New Quay pier

New Quay pier

The substantial stone pier at New Quay was built in the 1830s to replace an earlier structure which had become dilapidated by 1810.

In the 1830s local traders formed the New Quay Pier & Harbour Company and appointed Daniel Benyon to design a new pier. Rees William Jones of Loughor, near Swansea, was appointed to build it. A short railway was installed to carry stone for the pier from Fron Dolau quarry. You can see a surviving section of the track nearby.

Construction began in 1836. The company began collecting tolls from harbour users the following year.

The structure has two levels, connected by flights or steps. On the leeward side is a wide slipway, built in the 1860s for ships to be hauled out of the water on an iron cradle for repairs. The former warehouse at the west end of the pier has four storeys and is built into the sloping ground.

The pierhead lighthouse was destroyed on 25 October 1859 by the ferocious “Royal Charter” storm, which wrecked the Royal Charter off Anglesey with the loss of more than 400 lives. The lighthouse wasn’t the only New Quay casualty: six sailing vessels were wrecked in the bay here that night.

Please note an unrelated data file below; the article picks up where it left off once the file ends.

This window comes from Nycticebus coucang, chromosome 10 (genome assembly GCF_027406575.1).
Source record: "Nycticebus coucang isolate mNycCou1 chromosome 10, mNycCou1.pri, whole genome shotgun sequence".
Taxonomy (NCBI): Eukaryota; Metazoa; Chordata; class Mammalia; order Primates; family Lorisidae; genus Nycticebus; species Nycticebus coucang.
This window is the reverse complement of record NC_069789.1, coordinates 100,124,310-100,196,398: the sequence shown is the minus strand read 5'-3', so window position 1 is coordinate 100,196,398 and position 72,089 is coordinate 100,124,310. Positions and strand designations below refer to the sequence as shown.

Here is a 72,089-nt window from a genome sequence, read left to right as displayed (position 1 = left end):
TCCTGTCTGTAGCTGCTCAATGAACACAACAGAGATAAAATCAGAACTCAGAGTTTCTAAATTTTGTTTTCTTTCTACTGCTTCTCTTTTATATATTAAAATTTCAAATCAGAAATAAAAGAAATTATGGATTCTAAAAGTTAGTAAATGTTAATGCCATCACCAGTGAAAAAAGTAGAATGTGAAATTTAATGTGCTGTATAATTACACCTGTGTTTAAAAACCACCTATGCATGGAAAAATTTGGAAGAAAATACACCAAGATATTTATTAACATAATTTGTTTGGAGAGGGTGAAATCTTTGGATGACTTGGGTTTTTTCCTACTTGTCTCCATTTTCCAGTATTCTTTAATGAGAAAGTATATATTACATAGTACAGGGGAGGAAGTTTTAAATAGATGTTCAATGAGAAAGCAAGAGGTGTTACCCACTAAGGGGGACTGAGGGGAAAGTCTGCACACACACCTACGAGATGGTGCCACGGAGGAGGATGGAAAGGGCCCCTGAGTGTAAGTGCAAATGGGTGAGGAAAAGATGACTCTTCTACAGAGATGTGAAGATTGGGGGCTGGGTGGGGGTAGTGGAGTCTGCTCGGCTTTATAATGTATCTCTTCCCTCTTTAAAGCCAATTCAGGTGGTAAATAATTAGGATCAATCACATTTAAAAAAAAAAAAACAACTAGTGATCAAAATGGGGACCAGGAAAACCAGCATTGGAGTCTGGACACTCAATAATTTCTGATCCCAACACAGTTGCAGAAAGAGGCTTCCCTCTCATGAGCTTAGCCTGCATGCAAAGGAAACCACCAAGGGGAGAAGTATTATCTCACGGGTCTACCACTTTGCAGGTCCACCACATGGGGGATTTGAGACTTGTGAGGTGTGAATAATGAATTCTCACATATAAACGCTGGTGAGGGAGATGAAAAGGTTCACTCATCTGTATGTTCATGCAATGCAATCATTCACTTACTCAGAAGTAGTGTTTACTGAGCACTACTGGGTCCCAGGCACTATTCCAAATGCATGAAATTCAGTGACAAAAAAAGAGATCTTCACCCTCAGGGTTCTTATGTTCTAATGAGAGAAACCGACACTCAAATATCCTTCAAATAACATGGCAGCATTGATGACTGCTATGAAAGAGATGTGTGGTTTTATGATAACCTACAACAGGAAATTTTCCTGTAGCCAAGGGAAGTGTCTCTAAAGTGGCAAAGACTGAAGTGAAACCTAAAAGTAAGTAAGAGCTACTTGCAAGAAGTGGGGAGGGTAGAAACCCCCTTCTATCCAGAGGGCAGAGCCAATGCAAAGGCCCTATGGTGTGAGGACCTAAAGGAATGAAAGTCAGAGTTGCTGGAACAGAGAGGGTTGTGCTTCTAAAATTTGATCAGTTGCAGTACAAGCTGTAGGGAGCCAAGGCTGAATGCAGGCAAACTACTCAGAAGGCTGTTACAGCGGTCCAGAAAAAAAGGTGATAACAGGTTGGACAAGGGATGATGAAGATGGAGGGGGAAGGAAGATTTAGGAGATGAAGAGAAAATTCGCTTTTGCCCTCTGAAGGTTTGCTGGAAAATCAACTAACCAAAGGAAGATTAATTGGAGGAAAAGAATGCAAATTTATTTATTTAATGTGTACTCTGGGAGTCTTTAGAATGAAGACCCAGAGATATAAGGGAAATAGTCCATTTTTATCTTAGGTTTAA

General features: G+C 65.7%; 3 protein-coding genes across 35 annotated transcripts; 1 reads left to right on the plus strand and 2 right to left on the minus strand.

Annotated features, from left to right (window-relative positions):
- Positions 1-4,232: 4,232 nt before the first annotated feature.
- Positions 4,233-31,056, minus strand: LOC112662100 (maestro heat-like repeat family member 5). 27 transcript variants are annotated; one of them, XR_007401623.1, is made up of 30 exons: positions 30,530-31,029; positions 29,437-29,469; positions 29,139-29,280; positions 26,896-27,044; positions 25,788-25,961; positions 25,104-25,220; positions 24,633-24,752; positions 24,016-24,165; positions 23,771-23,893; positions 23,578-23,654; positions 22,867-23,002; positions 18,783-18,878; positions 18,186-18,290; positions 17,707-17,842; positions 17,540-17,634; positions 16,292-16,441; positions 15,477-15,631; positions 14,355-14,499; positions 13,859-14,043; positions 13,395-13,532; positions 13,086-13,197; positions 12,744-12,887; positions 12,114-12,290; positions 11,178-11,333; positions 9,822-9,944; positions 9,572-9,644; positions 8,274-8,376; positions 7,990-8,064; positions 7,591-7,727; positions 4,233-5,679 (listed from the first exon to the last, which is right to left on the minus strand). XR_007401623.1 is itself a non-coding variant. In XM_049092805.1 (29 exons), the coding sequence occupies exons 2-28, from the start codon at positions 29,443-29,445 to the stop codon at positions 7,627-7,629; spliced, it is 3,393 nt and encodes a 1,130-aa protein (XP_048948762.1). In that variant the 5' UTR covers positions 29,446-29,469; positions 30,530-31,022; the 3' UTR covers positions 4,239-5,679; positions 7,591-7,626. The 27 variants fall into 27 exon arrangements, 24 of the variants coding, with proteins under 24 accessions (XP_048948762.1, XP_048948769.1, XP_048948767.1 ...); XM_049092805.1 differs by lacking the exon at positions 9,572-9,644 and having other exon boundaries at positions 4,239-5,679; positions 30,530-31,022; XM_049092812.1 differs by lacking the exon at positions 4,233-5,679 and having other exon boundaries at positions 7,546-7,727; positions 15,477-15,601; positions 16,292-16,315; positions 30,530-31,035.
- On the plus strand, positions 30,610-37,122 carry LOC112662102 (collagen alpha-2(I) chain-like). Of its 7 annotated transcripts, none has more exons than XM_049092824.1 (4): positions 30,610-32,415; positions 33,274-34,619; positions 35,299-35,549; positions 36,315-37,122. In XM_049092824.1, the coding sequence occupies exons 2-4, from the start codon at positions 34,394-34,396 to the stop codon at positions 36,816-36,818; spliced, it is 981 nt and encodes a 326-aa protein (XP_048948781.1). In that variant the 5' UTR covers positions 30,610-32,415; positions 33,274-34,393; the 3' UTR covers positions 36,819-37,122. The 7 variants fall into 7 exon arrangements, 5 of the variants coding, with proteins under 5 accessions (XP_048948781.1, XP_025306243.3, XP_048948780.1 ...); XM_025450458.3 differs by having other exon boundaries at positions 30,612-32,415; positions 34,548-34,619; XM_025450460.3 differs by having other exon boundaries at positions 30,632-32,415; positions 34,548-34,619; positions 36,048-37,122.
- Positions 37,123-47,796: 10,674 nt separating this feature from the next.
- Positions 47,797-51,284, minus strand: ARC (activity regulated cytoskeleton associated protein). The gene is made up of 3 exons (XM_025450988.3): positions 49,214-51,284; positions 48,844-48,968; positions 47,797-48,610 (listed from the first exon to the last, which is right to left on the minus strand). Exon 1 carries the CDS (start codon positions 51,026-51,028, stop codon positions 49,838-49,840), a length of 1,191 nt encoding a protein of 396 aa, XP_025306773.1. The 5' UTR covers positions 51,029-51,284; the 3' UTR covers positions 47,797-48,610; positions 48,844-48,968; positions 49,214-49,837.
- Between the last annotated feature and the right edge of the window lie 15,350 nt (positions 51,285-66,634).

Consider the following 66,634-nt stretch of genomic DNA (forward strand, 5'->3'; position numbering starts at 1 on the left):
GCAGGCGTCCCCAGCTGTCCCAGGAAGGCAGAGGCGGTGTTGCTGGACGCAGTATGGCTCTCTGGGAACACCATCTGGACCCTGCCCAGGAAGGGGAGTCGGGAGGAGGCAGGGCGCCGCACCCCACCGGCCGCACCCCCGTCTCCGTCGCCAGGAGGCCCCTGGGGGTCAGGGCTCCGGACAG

In Victorian times there was a coastguard station near the pier with life-saving apparatus, managed by Edward Sherlock. Admiral Compton Domville found the station and its staff in good shape when he inspected them in 1898. Many people went out in boats to view his yacht, Hawk, at anchor near the pierhead.

From the 1890s, the harbour company was often accused, sometimes in court, of mismanagement. Critics said siltation was causing wrecks and forcing larger steamships to unload on the beach. In 1933 a chapel pastor asked the company to prohibit bathing from and around the pier on Sundays, to maintain the respectability of the Lord’s Day.

Sources include: Ceredigion Archives; and Ceredigion Shipwrecks, by William Troughton (Ystwyth Press, 2006).

Postcode: SA45 9NW    View Location Map

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